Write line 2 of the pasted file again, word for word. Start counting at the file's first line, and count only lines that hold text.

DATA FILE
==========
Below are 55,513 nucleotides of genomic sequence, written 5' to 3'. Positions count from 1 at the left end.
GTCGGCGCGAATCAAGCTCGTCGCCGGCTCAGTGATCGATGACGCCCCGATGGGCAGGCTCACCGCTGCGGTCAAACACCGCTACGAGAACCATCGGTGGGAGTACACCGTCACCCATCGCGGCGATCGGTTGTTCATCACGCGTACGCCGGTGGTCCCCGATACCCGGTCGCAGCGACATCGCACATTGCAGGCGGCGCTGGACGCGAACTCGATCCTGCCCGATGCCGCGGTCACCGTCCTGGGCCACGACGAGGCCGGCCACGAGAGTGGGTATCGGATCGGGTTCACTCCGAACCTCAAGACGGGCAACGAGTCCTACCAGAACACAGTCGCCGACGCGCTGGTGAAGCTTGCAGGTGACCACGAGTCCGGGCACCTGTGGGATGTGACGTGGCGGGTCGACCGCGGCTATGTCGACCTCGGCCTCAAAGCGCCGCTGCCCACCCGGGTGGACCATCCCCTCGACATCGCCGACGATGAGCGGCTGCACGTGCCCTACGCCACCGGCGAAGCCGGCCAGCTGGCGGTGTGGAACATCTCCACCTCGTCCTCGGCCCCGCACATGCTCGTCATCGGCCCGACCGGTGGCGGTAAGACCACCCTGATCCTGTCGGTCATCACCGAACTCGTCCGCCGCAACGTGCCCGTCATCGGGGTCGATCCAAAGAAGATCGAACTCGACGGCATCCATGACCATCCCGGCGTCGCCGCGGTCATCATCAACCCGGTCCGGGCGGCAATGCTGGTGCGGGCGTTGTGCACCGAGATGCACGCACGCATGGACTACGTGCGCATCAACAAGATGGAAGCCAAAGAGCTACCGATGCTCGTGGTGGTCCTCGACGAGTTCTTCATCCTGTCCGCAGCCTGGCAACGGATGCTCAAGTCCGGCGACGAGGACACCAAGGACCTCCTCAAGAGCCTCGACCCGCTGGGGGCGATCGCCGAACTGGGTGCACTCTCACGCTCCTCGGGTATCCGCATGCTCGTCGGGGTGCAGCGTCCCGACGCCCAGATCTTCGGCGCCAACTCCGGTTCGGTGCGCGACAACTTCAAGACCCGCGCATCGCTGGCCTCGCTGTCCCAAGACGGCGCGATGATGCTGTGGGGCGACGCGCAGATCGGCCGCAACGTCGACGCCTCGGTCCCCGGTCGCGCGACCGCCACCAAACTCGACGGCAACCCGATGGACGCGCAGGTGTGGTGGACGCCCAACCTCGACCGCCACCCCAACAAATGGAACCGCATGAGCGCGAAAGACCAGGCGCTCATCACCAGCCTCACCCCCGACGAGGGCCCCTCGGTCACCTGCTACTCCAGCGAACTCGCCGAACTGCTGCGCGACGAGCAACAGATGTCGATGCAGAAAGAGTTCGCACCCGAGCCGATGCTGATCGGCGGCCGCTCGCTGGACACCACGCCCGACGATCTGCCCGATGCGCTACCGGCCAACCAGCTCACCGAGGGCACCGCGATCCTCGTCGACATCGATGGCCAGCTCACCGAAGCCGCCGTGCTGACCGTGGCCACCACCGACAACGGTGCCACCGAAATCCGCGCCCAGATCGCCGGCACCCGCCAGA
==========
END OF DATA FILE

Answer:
GTCGGCGCGAATCAAGCTCGTCGCCGGCTCAGTGATCGATGACGCCCCGATGGGCAGGCTCACCGCTGCGGTCAAACACCGCTACGAGAACCATCGGTGGGAGTACACCGTCACCCATCGCGGCGATCGGTTGTTCATCACGCGTACGCCGGTGGTCCCCGATACCCGGTCGCAGCGACATCGCACATTGCAGGCGGCGCTGGACGCGAACTCGATCCTGCCCGATGCCGCGGTCACCGTCCTGGGCCACGACGAGGCCGGCCACGAGAGTGGGTATCGGATCGGGTTCACTCCGAACCTCAAGACGGGCAACGAGTCCTACCAGAACACAGTCGCCGACGCGCTGGTGAAGCTTGCAGGTGACCACGAGTCCGGGCACCTGTGGGATGTGACGTGGCGGGTCGACCGCGGCTATGTCGACCTCGGCCTCAAAGCGCCGCTGCCCACCCGGGTGGACCATCCCCTCGACATCGCCGACGATGAGCGGCTGCACGTGCCCTACGCCACCGGCGAAGCCGGCCAGCTGGCGGTGTGGAACATCTCCACCTCGTCCTCGGCCCCGCACATGCTCGTCATCGGCCCGACCGGTGGCGGTAAGACCACCCTGATCCTGTCGGTCATCACCGAACTCGTCCGCCGCAACGTGCCCGTCATCGGGGTCGATCCAAAGAAGATCGAACTCGACGGCATCCATGACCATCCCGGCGTCGCCGCGGTCATCATCAACCCGGTCCGGGCGGCAATGCTGGTGCGGGCGTTGTGCACCGAGATGCACGCACGCATGGACTACGTGCGCATCAACAAGATGGAAGCCAAAGAGCTACCGATGCTCGTGGTGGTCCTCGACGAGTTCTTCATCCTGTCCGCAGCCTGGCAACGGATGCTCAAGTCCGGCGACGAGGACACCAAGGACCTCCTCAAGAGCCTCGACCCGCTGGGGGCGATCGCCGAACTGGGTGCACTCTCACGCTCCTCGGGTATCCGCATGCTCGTCGGGGTGCAGCGTCCCGACGCCCAGATCTTCGGCGCCAACTCCGGTTCGGTGCGCGACAACTTCAAGACCCGCGCATCGCTGGCCTCGCTGTCCCAAGACGGCGCGATGATGCTGTGGGGCGACGCGCAGATCGGCCGCAACGTCGACGCCTCGGTCCCCGGTCGCGCGACCGCCACCAAACTCGACGGCAACCCGATGGACGCGCAGGTGTGGTGGACGCCCAACCTCGACCGCCACCCCAACAAATGGAACCGCATGAGCGCGAAAGACCAGGCGCTCATCACCAGCCTCACCCCCGACGAGGGCCCCTCGGTCACCTGCTACTCCAGCGAACTCGCCGAACTGCTGCGCGACGAGCAACAGATGTCGATGCAGAAAGAGTTCGCACCCGAGCCGATGCTGATCGGCGGCCGCTCGCTGGACACCACGCCCGACGATCTGCCCGATGCGCTACCGGCCAACCAGCTCACCGAGGGCACCGCGATCCTCGTCGACATCGATGGCCAGCTCACCGAAGCCGCCGTGCTGACCGTGGCCACCACCGACAACGGTGCCACCGAAATCCGCGCCCAGATCGCCGGCACCCGCCAGA